On the NewsHour bookshelf tonight, Judy Woodruff peeks behind the iron curtain in her conversation with veteran journalist Marvin Kalb about his latest book, "Assignment Russia: Becoming a Foreign Correspondent in the Crucible of the Cold War." It details the dangers and thrills of reporting amid bitter relations between the U.S. and the Soviet Union.
On our Bookshelf tonight, Judy Woodruff takes us behind the iron curtain in her conversation with veteran journalist Marvin Kalb about his latest book, "Assignment Russia: Becoming a Foreign Correspondent in the Crucible of the Cold War."
Marvin Kalb, welcome back to the "NewsHour."
A remarkable career, for sure.
But before I ask you about so much in this book, what was it like to be one of the first correspondents to join CBS News? You were one of Murrow's boys. Edward R. Murrow brought you in.
What was that time in broadcast news like?
Becoming a Foreign Correspondent in the Crucible of the Cold War": Well, I was the last of the people that Murrow brought into CBS.
And he brought me in because he felt it was terribly important that CBS have somebody in Moscow who spoke the language, who knew about the history of the country. He didn't want somebody to just sort of parachute in and not know enough about the country.
I was not a journalist at that time. Everybody there was serious. They were a serious group of people who wanted very much to president the most straightforward account of reality to their listeners and their audience in general. They were serious people in their way.
And you were barely 30 years old, as you write, and you went off to cover — to Moscow to cover the Cold War. It was exciting, but it was also challenging.
It was challenging, and it was also dangerous.
One of the things that, as we look back on that period of time right now, we were in the midst of the Cold War. That was an incredibly dangerous moment in the history of the United States and the Soviet Union. And on one occasion, during the Cuban Missile Crisis, as many of us will remember, there was actually a moment of such high tension, people thought there would be an exchange of nuclear weapons.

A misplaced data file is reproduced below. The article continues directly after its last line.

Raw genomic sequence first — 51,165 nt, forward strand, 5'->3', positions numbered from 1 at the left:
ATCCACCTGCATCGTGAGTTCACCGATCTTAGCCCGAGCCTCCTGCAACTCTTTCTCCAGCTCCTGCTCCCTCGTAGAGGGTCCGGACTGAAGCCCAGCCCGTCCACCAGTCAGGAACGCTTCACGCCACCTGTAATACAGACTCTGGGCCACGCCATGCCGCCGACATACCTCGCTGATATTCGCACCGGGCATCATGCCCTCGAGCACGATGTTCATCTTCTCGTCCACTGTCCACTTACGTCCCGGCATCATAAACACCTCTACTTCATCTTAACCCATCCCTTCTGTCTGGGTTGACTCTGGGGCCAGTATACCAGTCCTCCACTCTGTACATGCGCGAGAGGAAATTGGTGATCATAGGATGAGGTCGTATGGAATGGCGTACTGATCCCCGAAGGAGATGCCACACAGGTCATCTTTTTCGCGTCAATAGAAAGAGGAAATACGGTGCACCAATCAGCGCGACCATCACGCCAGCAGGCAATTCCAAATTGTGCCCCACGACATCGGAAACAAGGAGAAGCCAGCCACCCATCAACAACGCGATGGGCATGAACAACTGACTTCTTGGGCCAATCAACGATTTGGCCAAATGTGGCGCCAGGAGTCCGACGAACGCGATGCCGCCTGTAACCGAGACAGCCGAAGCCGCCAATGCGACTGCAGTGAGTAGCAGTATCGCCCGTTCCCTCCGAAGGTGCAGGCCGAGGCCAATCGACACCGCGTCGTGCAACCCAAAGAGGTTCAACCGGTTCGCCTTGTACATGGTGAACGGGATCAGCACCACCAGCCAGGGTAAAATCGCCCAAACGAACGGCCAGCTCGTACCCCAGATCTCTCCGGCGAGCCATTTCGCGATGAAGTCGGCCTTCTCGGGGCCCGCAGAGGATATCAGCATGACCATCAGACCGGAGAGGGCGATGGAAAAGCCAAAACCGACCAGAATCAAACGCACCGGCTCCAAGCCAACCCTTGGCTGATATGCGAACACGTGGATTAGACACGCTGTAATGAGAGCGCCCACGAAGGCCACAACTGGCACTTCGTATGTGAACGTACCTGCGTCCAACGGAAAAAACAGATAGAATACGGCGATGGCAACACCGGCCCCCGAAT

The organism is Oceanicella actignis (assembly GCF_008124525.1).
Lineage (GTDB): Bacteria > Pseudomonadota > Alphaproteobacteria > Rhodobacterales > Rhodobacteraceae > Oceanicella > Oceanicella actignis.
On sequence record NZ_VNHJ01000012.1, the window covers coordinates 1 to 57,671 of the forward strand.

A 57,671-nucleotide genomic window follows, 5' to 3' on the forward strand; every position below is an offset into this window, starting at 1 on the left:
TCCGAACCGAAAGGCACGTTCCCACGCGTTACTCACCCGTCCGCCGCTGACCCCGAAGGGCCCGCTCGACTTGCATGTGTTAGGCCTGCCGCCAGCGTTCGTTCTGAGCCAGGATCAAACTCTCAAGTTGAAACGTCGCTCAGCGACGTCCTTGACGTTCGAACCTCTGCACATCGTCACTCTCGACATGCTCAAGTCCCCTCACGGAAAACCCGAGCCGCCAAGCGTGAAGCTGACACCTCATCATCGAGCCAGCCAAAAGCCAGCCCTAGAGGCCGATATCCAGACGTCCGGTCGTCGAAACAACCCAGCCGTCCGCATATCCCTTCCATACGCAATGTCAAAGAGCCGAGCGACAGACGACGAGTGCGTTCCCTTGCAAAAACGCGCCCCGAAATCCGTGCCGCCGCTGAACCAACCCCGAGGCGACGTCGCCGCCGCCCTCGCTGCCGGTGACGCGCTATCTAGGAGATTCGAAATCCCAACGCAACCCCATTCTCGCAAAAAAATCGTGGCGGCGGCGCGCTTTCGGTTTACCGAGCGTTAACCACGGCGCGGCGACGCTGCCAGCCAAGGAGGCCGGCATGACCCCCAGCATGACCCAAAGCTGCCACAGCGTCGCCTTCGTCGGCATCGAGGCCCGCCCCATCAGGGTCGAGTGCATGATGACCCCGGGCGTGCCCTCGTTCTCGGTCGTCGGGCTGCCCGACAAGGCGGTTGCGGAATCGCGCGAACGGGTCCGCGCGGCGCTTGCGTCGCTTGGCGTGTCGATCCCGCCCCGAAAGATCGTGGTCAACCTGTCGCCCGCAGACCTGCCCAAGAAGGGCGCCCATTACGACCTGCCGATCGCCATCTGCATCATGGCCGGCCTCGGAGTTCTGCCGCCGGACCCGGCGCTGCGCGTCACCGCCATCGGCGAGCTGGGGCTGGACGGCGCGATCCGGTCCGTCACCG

Fortunately, the leaders on both sides, Khrushchev in Russia and Kennedy in the United States, both found a way of backing off, while still protecting the national interests of their country.
But we were still in a very tense time. And for a reporter, it was incredibly exciting, because in the United States, there was a desire to know everything that was going on in the Soviet Union. And I was their man there. I spoke the language. I spoke to the Russian people. I would try to find out what they were thinking.
And it was remarkable and so incredibly exciting to sort of get behind the Iron Curtain.
And you got to know some of the key players very well. In fact, you got to know Nikita Khrushchev, the leader of the Soviet Union at the time, very well.
He called you Peter the Great.
You have written about that.
That was a remarkable thing.
Well, it was remarkable to have a Soviet leader actually recognizing me and associating me with a major figure in Russian history. Part of that was simply, if you're 6'3", you were considerably taller than most Russians.
Khrushchev and I got into a conversation about basketball, of all things. He said: "How tall are you?"
I don't know why I answered it this way, but I said: "I'm three centimeters shorter than Peter the Great."